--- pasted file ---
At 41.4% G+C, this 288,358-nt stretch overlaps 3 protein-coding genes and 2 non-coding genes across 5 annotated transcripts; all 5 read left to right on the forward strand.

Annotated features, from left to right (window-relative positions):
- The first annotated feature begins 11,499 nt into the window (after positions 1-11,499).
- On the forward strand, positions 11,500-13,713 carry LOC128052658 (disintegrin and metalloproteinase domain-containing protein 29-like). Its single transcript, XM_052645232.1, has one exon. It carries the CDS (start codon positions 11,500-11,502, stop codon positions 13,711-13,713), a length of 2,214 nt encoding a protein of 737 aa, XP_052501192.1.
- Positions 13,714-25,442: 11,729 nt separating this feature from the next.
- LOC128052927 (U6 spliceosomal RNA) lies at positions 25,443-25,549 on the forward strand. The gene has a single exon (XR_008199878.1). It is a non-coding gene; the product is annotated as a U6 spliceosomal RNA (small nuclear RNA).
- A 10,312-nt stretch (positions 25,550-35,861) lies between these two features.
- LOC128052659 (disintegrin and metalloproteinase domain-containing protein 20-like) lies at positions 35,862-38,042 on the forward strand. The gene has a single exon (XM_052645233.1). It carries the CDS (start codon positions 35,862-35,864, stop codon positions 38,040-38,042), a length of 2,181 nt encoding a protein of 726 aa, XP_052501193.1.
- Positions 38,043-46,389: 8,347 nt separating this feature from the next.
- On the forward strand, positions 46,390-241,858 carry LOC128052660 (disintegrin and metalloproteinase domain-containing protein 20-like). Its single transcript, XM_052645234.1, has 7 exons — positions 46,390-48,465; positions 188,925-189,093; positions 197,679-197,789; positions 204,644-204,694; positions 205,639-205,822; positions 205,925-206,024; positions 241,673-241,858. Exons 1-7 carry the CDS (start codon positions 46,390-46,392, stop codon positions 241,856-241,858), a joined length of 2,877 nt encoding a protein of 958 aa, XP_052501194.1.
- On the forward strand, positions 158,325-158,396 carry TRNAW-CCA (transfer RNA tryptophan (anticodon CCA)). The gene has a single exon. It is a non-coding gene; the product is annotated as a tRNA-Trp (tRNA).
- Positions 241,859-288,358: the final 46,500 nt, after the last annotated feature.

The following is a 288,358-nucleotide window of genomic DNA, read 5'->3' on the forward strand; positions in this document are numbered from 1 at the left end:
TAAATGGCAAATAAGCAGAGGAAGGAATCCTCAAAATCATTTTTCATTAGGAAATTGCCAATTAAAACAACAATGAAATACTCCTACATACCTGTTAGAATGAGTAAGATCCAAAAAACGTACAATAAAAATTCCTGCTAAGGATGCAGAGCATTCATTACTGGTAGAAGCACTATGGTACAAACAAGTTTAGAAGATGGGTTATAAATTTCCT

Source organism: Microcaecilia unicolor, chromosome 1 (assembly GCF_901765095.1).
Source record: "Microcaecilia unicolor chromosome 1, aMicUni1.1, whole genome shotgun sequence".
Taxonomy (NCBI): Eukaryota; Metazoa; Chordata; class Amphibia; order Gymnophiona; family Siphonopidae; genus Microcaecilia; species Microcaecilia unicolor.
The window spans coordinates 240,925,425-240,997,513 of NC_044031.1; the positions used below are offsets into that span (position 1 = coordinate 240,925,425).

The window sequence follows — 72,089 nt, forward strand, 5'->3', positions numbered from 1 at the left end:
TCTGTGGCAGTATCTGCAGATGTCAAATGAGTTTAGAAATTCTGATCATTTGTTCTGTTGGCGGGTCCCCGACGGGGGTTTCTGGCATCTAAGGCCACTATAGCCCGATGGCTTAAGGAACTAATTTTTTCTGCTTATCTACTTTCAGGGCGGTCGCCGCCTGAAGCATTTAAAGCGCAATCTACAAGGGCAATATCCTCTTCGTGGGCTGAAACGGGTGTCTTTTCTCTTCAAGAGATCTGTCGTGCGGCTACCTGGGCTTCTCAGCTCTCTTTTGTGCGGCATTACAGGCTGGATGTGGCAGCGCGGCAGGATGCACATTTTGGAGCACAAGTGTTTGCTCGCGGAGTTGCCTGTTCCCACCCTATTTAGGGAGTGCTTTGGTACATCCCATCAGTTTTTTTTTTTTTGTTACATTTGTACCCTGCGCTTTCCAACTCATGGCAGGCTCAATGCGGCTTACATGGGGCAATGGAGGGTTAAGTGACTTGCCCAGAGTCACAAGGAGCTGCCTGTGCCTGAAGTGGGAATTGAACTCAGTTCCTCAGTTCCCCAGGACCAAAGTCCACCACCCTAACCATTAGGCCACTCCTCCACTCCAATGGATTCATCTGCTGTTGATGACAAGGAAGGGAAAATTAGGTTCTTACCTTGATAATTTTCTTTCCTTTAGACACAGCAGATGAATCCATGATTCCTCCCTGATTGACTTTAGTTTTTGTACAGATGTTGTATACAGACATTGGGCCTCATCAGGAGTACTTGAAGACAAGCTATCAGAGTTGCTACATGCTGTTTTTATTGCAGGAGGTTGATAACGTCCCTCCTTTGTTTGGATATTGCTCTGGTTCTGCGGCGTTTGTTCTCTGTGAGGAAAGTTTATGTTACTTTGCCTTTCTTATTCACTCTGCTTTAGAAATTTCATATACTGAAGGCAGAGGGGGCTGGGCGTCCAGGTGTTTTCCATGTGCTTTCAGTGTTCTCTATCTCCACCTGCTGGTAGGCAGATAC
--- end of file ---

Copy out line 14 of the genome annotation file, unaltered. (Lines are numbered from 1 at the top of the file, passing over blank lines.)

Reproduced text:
TAAATGGCAAATAAGCAGAGGAAGGAATCCTCAAAATCATTTTTCATTAGGAAATTGCCAATTAAAACAACAATGAAATACTCCTACATACCTGTTAGAATGAGTAAGATCCAAAAAACGTACAATAAAAATTCCTGCTAAGGATGCAGAGCATTCATTACTGGTAGAAGCACTATGGTACAAACAAGTTTAGAAGATGGGTTATAAATTTCCT